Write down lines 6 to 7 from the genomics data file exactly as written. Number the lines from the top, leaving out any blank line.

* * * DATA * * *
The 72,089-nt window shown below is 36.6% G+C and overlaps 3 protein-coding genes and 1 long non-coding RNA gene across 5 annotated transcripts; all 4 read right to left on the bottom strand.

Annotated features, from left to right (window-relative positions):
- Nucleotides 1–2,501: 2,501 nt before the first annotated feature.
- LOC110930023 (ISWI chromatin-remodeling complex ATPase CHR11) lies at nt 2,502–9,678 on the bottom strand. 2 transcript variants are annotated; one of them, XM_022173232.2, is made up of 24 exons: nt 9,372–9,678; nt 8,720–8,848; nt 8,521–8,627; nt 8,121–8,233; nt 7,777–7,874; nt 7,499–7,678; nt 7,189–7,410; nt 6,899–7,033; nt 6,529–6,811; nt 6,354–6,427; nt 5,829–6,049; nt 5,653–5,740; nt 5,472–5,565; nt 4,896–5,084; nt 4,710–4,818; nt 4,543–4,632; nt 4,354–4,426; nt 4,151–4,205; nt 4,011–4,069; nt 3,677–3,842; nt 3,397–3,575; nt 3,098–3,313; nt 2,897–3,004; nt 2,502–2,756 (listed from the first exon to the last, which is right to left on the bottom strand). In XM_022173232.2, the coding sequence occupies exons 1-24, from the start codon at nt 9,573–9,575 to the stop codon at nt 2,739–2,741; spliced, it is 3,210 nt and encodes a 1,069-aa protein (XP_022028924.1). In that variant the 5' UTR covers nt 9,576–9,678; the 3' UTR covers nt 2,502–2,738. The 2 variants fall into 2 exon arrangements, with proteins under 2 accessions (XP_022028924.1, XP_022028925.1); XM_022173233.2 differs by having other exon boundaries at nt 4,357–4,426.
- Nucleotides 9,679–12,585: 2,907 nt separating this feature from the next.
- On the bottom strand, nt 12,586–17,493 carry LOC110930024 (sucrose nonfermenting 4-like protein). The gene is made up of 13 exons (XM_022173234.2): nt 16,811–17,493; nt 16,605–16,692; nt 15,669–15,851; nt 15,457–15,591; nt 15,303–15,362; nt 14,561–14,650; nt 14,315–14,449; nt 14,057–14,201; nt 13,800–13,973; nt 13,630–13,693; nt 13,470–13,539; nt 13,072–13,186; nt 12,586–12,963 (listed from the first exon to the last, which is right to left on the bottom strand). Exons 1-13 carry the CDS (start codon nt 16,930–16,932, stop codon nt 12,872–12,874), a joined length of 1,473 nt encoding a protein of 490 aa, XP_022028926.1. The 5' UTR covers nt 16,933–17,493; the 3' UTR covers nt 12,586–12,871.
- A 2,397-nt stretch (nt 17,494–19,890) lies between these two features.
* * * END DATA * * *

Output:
- On the bottom strand, nt 12,586–17,493 carry LOC110930024 (sucrose nonfermenting 4-like protein). The gene is made up of 13 exons (XM_022173234.2): nt 16,811–17,493; nt 16,605–16,692; nt 15,669–15,851; nt 15,457–15,591; nt 15,303–15,362; nt 14,561–14,650; nt 14,315–14,449; nt 14,057–14,201; nt 13,800–13,973; nt 13,630–13,693; nt 13,470–13,539; nt 13,072–13,186; nt 12,586–12,963 (listed from the first exon to the last, which is right to left on the bottom strand). Exons 1-13 carry the CDS (start codon nt 16,930–16,932, stop codon nt 12,872–12,874), a joined length of 1,473 nt encoding a protein of 490 aa, XP_022028926.1. The 5' UTR covers nt 16,933–17,493; the 3' UTR covers nt 12,586–12,871.
- A 2,397-nt stretch (nt 17,494–19,890) lies between these two features.